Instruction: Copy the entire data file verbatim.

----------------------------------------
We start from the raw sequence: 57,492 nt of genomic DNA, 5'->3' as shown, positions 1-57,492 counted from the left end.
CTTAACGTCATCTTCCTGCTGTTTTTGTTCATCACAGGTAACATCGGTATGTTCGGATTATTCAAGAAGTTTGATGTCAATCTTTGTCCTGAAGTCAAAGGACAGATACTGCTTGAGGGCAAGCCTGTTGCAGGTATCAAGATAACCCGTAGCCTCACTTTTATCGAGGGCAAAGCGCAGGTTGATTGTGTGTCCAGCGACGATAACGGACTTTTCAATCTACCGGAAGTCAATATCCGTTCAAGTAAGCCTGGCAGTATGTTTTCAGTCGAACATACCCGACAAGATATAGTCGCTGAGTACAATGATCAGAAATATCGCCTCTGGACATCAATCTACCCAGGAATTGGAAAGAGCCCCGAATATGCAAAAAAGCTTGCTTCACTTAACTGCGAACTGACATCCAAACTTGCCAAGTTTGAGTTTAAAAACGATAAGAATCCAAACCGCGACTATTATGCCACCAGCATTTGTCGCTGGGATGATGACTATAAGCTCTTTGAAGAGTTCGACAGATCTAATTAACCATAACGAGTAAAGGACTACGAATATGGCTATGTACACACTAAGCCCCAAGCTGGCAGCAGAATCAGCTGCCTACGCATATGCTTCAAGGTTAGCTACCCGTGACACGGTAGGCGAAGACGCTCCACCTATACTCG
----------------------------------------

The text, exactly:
We start from the raw sequence: 57,492 nt of genomic DNA, 5'->3' as shown, positions 1-57,492 counted from the left end.
CTTAACGTCATCTTCCTGCTGTTTTTGTTCATCACAGGTAACATCGGTATGTTCGGATTATTCAAGAAGTTTGATGTCAATCTTTGTCCTGAAGTCAAAGGACAGATACTGCTTGAGGGCAAGCCTGTTGCAGGTATCAAGATAACCCGTAGCCTCACTTTTATCGAGGGCAAAGCGCAGGTTGATTGTGTGTCCAGCGACGATAACGGACTTTTCAATCTACCGGAAGTCAATATCCGTTCAAGTAAGCCTGGCAGTATGTTTTCAGTCGAACATACCCGACAAGATATAGTCGCTGAGTACAATGATCAGAAATATCGCCTCTGGACATCAATCTACCCAGGAATTGGAAAGAGCCCCGAATATGCAAAAAAGCTTGCTTCACTTAACTGCGAACTGACATCCAAACTTGCCAAGTTTGAGTTTAAAAACGATAAGAATCCAAACCGCGACTATTATGCCACCAGCATTTGTCGCTGGGATGATGACTATAAGCTCTTTGAAGAGTTCGACAGATCTAATTAACCATAACGAGTAAAGGACTACGAATATGGCTATGTACACACTAAGCCCCAAGCTGGCAGCAGAATCAGCTGCCTACGCATATGCTTCAAGGTTAGCTACCCGTGACACGGTAGGCGAAGACGCTCCACCTATACTCG